In one of the Christmas sequences in Charles Schultz’s The Beagles and the Bunnies Shall Lie Down Together, the kindergarten class is performing a Christmas recital before their parents. Each student gives from memory the next line. Linus is panicking as the recitation goes on; he has the last and most important line, but he cannot remember it. He is helplessly whispering to his sister Lucy next to him that he cannot recall his line. “We are here to tell of a wondrous light,” the first boy happily begins. The next boy continues, “A wondrous light that was a star.” Lucy is next and has no difficulty with “And wise men saw the star and followed it from afar.” Charlie Brown is next, “They found the stable in the night beneath the star so big and bright.”

It is at this point that Lucy learns of Linus’ memory lapse. The next girl goes on, “The wise men left the presents there… gifts so precious and so rare.” Lucy whispers loudly out of the side of her mouth, “Whaddaya mean you can’t remember it?” The second from the last member of the class gets his line, “Look up, look up, the star still stands, seen by millions in many lands.” Lucy continues to a now terrified Linus who is next, “You better remember it right now, you blockhead, or when we get home I’ll slug you a good one.” This tactic works, and Linus finally shouts in triumph before a happy class, “The Star that shown in Bethlehem still shines for us today!” In the last scene, the beaming Christmas chorus wishes everyone in the audience a “Merry Christmas,” while Linus is lying flat on the floor, saying to the Lord, “Thank you!” for sparing him such a fate, both humiliation and Lucy’s promised blows.

Christmas is a feast of our Redemption, of God’s ways with us. It is a joyous feast because it hints that we do not save ourselves. In 1766, just after returning from his continental tour, Boswell recorded a conversation at the Mitre Tavern in which Boswell told of a foreign friend who informed Boswell that “I hate mankind, for I think myself to be one of the best of them and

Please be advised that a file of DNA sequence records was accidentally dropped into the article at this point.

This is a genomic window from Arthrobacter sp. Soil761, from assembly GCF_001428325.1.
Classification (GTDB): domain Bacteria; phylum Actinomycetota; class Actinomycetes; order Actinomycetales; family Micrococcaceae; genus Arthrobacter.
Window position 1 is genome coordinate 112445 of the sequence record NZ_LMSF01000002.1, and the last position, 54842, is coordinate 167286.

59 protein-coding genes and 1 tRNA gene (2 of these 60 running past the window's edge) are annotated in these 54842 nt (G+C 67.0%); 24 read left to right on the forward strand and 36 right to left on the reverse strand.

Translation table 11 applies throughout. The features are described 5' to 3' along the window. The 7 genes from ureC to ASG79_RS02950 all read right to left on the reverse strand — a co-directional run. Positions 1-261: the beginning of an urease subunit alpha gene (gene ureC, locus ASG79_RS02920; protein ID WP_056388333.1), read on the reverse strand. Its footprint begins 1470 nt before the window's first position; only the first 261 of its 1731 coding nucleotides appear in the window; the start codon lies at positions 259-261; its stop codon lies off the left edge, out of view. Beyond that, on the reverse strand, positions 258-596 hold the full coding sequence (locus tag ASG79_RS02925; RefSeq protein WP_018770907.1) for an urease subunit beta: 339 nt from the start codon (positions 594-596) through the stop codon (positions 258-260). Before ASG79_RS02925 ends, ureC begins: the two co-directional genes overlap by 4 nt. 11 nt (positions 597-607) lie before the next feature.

I know how bad I am.” To this rather prideful comment, Johnson, in a remark that more than any other tells something of why the Incarnation and Nativity were necessary, retorted, “Sir, he must be very singular in his opinion, if he thinks himself one of the best of men; for none of his friends think him so.”

That is to say, Christ came among us not because He did not know how bad we might be, even when we vaunt ourselves for being the best of the bad, but to give us hope even in our disorders that the way to God remains open to us through this star that shone in Bethlehem that still shines on us today. The goose and the carols, the smells and the candles, the beloved people at home, are possible because of this Hope that continues to dwell amongst us, in sacrament, in faith, in this concrete world. Christ still relies on us, not just on Himself, to announce, in our home especially at Christmas, that He was not a phantom or an abstraction, but a Child, born in Bethlehem during the reign of Caesar Augustus, when the whole world was at peace.

We, “blockheads all,” in Lucy’s phrase, cannot, like Boswell’s foreign friend, “hate mankind” when we know Who it was Who was born on a day which should be spent in our very homes, even if, like Isak Dinesen, we are far away from them, perhaps even if we do not have a home. Ultimately, Christ became a child that we too may dwell in His home.

  • Fr. James V. Schall

    The Rev. James V. Schall, SJ, (1928-2019) taught government at the University of San Francisco and Georgetown University until his retirement in 2012. Besides being a regular Crisis columnist since 1983, Fr. Schall wrote nearly 50 books and countless articles for magazines and newspapers.